OpenFlow switching is a technology that grew out of the research project named OpenFlow: Enabling Innovation in Campus Networks in 2008 at Stanford University. OpenFlow is an enabler of Software defined networking (SDN).
OpenFlow is defined as an emergent and open communication protocol that allows a server software to determine the packet forwarding path that should be followed in a network of switches. With the OpenFlow protocol, a network can be managed as a whole, not as a number of devices to be managed individually, it is the server itself that tells the switches where the packets should be sent. With this OpenFlow technology, decisions involving the movement of packages are centralized, so that the network can be programmed independently of the switches.
OpenFlow, is a part of the datapath which reside on the same switch, but it is a controller that makes the routing decisions on-site. Both elements communicate via the OpenFlow protocol. This approach in SDN allows more effective use of network resources than in a conventional network. OpenFlow is designed to address the mobility of virtual machines (VM), mission-critical networks or networks NGN phones. The OpenFlow protocol is layered on top of TCP, and prescribes the use of TLS. Controllers should listen on TCP port 6653 for switches that want to set up a connection. Earlier versions of the OpenFlow protocol unofficially used port 6633.
OpenFlow : History and Proposal
The Open Flow Switch Consortium specification has remained in draft until recently, when the Open Networking Foundation announced they would be responsible for the protocol. In 2011, the ONF (Open Networking Foundation) was founded with the aim of standardizing the emerging technologies driving the software at the forefront of Networking and Management data centers.
While the first version of OpenFlow (version1.1) protocol was launched in February 2011, the second (version 1.2) was monitored by the ONF having control over the specification. The current version is 1.4.0. Founding members are Google, Facebook and Microsoft, Citrix, Cisco, Dell, HP, F5 Networks, IBM, NEC, Huawei, Juniper Networks, Oracle and VMware.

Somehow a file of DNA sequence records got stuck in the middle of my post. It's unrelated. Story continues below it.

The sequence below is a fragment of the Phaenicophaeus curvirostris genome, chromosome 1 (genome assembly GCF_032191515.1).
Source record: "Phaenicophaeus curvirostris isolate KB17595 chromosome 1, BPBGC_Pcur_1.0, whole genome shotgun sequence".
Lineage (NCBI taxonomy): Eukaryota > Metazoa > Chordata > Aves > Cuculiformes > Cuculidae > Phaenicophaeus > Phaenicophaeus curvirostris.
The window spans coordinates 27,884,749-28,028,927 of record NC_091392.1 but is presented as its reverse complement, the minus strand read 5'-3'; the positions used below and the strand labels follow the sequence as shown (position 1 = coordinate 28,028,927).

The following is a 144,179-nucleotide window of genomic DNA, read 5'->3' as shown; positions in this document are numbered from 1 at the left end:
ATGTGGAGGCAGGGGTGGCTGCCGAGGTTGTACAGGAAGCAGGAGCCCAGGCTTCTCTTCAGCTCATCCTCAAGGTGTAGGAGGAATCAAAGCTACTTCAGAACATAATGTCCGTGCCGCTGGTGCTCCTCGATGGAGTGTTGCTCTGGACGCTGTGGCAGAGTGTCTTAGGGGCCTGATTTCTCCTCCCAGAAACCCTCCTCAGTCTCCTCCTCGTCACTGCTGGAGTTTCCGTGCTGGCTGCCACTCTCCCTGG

OpenFlow is a way for researchers to experiment with protocols in the networks we use every day. It allows the researchers to experiment with heterogeneous uniform switches with high density ports. Moreover, manufacturers do not have to expose the internal processes of their switches. The proposed OpenFlow is very clear : Allow researchers to evaluate their ideas in a real work environment.
The OpenFlow Switch
The basic idea is simple : exploit the fact that most Ethernet switches contain Flow-Tables, working on the line speed to implement firewalls, NAT, QoS, and collect statistics. Although the Flow-Tables are handled by each manufacturer are of their own, have taken advantage observed and characteristics common to all of them.
That is precisely what is OpenFlow – protocol allowing programs to use open tables to flow in different switches and routers. The network administrators need only divided traffic between production and dedicated to research. Thus, they get a chance to experiment with new protocols, new security models, addressing schemes, including alternatives to IP and ultimately greater innovation. Viewed this way, OpenFlow could be a generalization of VLAN. Production traffic would not be affected because it is isolated and would be processed in the same way that has been done up to now. The actions that can support the OpenFlow switches are extensible, but one need to have minimum and characteristics common to all of them.
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